- Speedy and accurate seat-picking: Who can pick the best seat in the plane knowing only the layout and airline? Who can remember not to sit near the back of the plane on those godawful small noisy ones where you feel like you're sitting under a lawnmower if you make the mistake of choosing 31C?
My seat was fine, although I was sitting next to a portly gentleman and there was really no choice but to be slightly smooshed against him at the arm and leg areas. He wasn't gross, and I survived.
- Speedy and accurate line-picking: Who can pick the quickest security line?
I was foiled yesterday. I knew to try to aim for a line with few children and few laptop-toters or people who looked like inexperienced flyers. ("I have to what? Take off my shoes? Seriously? And nothing in my pockets while I go through the metal detector? Not even my keys and cell phone?") However, a man in my line had--count 'em--two laptops, in two different bags, and first tried to put them both through in bins with other things (sneakers and jacket, respectively), and he also had what looked to me to be way too much carry-on. This was totally unexpected, though. He was a young, relatively unencumbered man without a laptop bag on him. I pegged him for an experienced traveler and a quick security-lane-passer. It only takes one to hold up a line!
- Speedy security-line passing: Who can take off a fleece, a jacket, a backpack containing a laptop, and tied shoes the fastest? Who can take off all of those things and put them into the requisite bins the fastest, avoiding disgustingly dirty bins? Who can do all of that and reassemble on the other end without benefit of chair or table, and with an onslaught of people coming through after you, the fastest? How about all of that with two kids, one in a stroller and the other in a baby carrier?
I have observed enormous variation in efficiency at these things. Some people traveling with kids clearly have it down, while others are utterly lost. I am pretty good, but far from a pro. (In other words, I would do well enough to place in this competition, but no well enough to win a medal.) I was helped this time by not bringing a (slightly broken) laptop and wearing shoes that zipped instead of tied. Of course, shoes without any closure at all are the best. Sandals are bad, because it's gross to go barefoot there. I've made that mistake in the summer. Also, I stuffed my fleece into my backpack, so I had one less layer to remove and retrieve.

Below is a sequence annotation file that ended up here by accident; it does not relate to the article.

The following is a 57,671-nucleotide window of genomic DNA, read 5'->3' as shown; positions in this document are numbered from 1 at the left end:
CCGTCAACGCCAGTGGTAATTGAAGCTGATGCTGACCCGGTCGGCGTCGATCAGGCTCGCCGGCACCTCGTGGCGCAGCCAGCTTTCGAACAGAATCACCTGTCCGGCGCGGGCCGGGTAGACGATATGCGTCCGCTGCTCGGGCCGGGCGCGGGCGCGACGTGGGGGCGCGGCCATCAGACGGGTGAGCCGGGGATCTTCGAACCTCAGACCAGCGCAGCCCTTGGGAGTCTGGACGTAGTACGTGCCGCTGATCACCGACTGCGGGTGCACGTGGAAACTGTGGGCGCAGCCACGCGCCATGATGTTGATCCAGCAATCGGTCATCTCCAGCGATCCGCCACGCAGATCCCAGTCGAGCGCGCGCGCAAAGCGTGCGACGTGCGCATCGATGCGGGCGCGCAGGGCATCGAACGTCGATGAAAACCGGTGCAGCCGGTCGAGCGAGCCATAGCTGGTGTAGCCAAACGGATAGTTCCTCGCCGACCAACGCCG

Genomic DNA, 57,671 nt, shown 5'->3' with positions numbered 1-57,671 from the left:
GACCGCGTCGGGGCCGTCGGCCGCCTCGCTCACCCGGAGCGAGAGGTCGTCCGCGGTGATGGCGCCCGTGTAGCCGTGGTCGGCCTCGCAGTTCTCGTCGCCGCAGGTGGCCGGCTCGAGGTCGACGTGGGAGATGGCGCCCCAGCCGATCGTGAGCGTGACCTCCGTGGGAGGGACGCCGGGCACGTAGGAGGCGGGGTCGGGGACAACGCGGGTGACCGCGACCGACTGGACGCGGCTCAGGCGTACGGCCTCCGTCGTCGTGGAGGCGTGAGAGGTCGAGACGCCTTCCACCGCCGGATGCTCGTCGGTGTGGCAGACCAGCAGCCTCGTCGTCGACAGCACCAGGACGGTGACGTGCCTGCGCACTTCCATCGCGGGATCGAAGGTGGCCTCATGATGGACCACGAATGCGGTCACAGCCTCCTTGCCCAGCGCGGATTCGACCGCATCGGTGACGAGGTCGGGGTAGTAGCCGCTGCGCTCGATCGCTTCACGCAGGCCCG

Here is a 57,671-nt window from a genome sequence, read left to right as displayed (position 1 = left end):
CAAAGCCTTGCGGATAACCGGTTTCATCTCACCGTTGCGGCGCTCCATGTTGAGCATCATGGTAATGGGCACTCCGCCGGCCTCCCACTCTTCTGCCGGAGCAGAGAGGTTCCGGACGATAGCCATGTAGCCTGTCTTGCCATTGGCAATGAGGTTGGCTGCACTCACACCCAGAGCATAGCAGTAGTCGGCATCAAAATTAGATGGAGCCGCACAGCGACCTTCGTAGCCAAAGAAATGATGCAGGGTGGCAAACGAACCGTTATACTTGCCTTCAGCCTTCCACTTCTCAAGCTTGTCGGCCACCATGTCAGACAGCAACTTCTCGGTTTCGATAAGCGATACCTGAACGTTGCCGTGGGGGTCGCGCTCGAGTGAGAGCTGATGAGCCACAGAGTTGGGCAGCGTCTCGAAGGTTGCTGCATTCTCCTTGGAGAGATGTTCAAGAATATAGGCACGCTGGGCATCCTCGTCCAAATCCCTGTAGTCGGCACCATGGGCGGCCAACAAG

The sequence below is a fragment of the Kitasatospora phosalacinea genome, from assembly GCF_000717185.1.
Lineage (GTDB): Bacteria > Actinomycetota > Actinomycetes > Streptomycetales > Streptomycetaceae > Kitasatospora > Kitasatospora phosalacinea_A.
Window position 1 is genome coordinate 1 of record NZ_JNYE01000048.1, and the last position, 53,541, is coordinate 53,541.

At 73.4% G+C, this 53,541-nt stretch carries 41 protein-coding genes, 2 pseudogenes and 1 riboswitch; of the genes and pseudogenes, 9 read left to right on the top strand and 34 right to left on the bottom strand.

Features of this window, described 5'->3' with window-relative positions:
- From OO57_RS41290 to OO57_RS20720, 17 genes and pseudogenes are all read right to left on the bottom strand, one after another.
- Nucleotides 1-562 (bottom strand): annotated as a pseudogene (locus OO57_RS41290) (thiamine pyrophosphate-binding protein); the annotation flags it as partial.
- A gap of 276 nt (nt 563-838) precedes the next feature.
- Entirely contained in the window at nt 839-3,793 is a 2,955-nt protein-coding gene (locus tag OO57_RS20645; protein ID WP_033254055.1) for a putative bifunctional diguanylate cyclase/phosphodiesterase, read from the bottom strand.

- Stamina for staying cooped up in an airline terminal: Who can stay the longest without going totally stir-crazy?
I think the longest I've ever spent inside an airline terminal is nine hours at Heathrow. The six hours I spent at Hartsfield-Jackson yesterday was small potatoes compared to that, but I was still going slightly mad. I walked from the security/baggage area all the way to terminal C at the beginning, rather than taking the train, which helped a little. I also walked back and forth in the terminal for first hour or two of my six hour wait. I wish there was a greater variety of things to look at in the terminal. All of the newsstands were identical.
- Stamina for staying cooped up in an airline terminal for four hours without buying any junk food. (Maybe this is easier if you don't keep kosher and can, therefore, buy a real meal. The ice cream and sweet coffee drinks call out my name in airports, especially if I'm just stuck there and tired of reading.)
- Stamina for staying cooped up in an airline terminal without spending any money. I resisted the urge to buy books or magazines, aided by the hefty collection of reading material that I had in my backpack, but I did spend money on ice cream, a latte, and Pringles. Sigh. (I was there for almost six hours.)
- Largest percentage of a flight for which you remain asleep, or, alternatively, most hours of a flight for which you remain asleep.
(I've slept for all of 1 hour or 1.5 hour flights, but probably not for more than 3 or 4 hours at a time of 10+ hour flights.)